CommuniTree by Andrea Skyberg and the Milwaukee Parkside School for the Arts

CommuniTree available June 5th, 2013!CommuniTree-Skyberg-Cover-053013-Med

Check out the Youtube trailer/making of CommuniTree

About CommuniTree:

On the surface we look like individuals, but hidden below, like the roots of the great Quaking Aspen trees, we’re connected. In the same way a family has a family tree, our community has a CommuniTree. On a family tree, each branch represents a person. On a CommuniTree, individuals are connected by our roots of shared values and collective ideas. Our connections take form in our collaborations, the music we make together, our trust in one another, and in the seeds of love that we continuously plant.

About the project:

CommuniTree was created in collaboration with 686 students (K4 – 8th grade) from Dover School and Tippecano School for the Arts & Humanities, during a time when these two separate schools were merging together to form Milwaukee Parkside School for the Arts. In an effort to take an active role in building their new school, students worked with artist and author Andrea Skyberg to develop a children’s picture book about community.

Ragadoodles: : Masking tape dolls

Students created Ragadoodles (small dolls) out of masking tape and a other materials and created a small book that accompanies their Ragadoodle. These books used inventive words and figurative language to tell a short story about the Ragadoodle. Together they become great little souvenirs that mimic the life-size characters & my book, Snickeyfritz.

Healing Machine: Metal etchings & assemblage sculpture

School: Whitman School
Educating Artist: Andrea Skyberg

Inspired by outsider artist, Emery Blagdon, the 1-6th graders created a Healing Machine out of aluminum, found metal, wire and beads.  Over the course of this project, students gained a greater understanding of helpful and healing emotions such as love, compassion, happiness and creativity.  Each student made a wish that would help manifest a more positive world. With that wish in mind, each child worked to create an image that could represent the essence of her/his wish.  That image was etched into aluminum with an added patina.  The students then attached wire and glass beads to each charm. Found metal was painted and altered and attached to the armature, along with tinfoil and strands of beads.  It is our hope that the Healing Machine will radiate positive energy, love and beauty.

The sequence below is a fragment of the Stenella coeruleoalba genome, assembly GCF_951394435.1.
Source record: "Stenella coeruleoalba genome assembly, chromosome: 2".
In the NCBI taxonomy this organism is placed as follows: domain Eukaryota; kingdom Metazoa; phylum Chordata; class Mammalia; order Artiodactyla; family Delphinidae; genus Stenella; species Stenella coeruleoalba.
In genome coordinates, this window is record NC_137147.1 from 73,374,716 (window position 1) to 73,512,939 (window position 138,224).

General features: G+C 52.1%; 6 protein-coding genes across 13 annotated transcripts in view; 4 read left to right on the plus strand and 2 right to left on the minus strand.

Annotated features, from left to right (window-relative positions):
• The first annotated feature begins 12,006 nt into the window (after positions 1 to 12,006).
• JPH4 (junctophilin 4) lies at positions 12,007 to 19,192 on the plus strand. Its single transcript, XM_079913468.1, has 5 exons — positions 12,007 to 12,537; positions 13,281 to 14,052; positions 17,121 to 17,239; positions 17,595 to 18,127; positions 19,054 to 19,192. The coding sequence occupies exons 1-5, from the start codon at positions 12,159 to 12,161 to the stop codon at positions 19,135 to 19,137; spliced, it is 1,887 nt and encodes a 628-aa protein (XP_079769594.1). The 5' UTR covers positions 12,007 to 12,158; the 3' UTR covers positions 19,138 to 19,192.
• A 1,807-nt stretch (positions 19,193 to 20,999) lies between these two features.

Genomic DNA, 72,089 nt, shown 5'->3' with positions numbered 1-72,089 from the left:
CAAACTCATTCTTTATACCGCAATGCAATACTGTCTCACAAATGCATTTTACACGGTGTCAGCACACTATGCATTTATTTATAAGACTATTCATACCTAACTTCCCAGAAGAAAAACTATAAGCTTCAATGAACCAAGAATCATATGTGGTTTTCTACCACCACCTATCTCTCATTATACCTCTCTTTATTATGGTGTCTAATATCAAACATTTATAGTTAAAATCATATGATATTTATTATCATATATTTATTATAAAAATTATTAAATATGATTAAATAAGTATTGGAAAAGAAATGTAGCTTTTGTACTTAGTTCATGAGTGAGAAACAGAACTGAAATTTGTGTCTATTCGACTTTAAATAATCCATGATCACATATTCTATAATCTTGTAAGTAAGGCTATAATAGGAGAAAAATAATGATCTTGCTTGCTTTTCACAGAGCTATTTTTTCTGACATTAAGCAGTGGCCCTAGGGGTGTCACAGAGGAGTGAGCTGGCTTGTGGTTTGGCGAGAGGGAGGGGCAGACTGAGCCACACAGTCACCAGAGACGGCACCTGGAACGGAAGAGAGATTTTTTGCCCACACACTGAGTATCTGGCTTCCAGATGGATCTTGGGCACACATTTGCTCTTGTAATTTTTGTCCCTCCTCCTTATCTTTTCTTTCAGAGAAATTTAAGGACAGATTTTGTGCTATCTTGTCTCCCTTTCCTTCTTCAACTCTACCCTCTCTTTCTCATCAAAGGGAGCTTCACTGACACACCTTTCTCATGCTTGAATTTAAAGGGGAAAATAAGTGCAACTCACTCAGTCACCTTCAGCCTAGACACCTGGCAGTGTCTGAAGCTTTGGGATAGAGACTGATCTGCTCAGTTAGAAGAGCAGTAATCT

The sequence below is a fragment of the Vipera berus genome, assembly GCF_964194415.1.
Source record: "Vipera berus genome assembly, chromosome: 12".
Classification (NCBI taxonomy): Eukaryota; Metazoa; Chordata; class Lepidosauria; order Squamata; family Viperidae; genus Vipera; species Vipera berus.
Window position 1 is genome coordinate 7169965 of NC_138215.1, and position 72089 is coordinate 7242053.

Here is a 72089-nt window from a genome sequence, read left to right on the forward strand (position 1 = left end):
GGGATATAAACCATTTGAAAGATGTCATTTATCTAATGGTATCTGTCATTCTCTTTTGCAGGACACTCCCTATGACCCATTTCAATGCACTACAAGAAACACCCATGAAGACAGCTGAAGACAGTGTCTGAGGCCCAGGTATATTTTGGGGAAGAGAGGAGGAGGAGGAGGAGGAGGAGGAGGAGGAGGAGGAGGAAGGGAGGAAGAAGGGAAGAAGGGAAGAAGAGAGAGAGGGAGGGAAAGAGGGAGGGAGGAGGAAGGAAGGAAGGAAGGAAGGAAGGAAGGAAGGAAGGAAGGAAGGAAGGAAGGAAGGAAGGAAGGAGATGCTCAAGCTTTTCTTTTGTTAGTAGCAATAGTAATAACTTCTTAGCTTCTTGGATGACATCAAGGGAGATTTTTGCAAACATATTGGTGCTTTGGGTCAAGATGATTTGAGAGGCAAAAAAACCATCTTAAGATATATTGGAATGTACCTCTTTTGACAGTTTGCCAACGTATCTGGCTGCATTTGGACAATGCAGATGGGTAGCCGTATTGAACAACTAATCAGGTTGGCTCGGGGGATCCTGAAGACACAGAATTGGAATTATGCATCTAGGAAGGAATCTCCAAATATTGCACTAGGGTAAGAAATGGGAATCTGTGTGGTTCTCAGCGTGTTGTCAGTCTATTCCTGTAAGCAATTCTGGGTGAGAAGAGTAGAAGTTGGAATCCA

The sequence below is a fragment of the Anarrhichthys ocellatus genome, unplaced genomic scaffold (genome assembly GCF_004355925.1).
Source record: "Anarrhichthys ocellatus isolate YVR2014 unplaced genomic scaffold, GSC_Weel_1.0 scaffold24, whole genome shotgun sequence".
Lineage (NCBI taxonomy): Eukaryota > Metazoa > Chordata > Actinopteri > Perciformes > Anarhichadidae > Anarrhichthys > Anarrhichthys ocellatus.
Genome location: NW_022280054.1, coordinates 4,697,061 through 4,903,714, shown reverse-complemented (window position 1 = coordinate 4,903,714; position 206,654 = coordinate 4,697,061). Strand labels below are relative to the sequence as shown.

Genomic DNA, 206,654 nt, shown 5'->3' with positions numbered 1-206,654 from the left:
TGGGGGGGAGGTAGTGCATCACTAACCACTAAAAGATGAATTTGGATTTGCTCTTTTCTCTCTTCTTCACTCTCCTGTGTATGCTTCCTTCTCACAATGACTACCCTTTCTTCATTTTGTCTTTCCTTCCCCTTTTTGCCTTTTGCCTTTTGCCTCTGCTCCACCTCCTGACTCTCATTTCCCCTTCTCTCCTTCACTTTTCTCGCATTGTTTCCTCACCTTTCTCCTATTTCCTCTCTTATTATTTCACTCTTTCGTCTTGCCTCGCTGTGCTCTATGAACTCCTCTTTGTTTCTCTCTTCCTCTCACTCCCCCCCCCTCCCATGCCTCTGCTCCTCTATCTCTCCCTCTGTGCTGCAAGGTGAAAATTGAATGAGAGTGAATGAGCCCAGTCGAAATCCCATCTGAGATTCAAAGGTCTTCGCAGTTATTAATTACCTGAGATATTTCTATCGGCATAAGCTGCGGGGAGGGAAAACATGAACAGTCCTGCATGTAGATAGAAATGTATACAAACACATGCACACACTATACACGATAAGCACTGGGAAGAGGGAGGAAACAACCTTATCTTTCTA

Who was Emery Blagdon?
Emery Blagdon was an self-taught artist, or what people in the art world would refer to as an outsider artist or visionary artist.  He lived on a farm in rural Nebraska and started creating Healing Machines in 1956.  He used his barn to construct large assemblages out of old wire, metal, tinfoil, ribbon, beads, magnets, and other found items. He believed that his Healing Machines generated an electromagnetic energy that could alleviate pain and prevent disease. After Blagdon died in 1986, the environment was acquired by the John Michael Kohler Arts Center in Sheboygan, Wisconsin.

Diversity Tree: Mixed media sculpture

School: Whitman
Educating Artist: Andrea Skyberg

1st – 6th grade students created an 8-foot tall Diversity Tree by covering a cardboard tube is paper cut profile portraits in the style of the Wisconsin Artist, Mary Nohl. With the leftover  scraps of paper they wrapped wooded dowels to cover the branches of the tree.
Each student created a self portrait in the shape of a leaf out of paper pulp and paint. They also worked on a writing exercise, which allowed them to share aspects of their cultural background. Their final writing was decorated and adhered to the back of each leaf. Additional painted leaves and decorative elements, such as beaded strings and mosaic panels, were created and added to the tree to embellish it.

Currently the Diversity Tree is being exhibited in the lobby of the Milwaukee Public Schools Central Office

Housing a Spirit: Face Jugs

School: Franklin High School
Educating Artist: Andrea Skyberg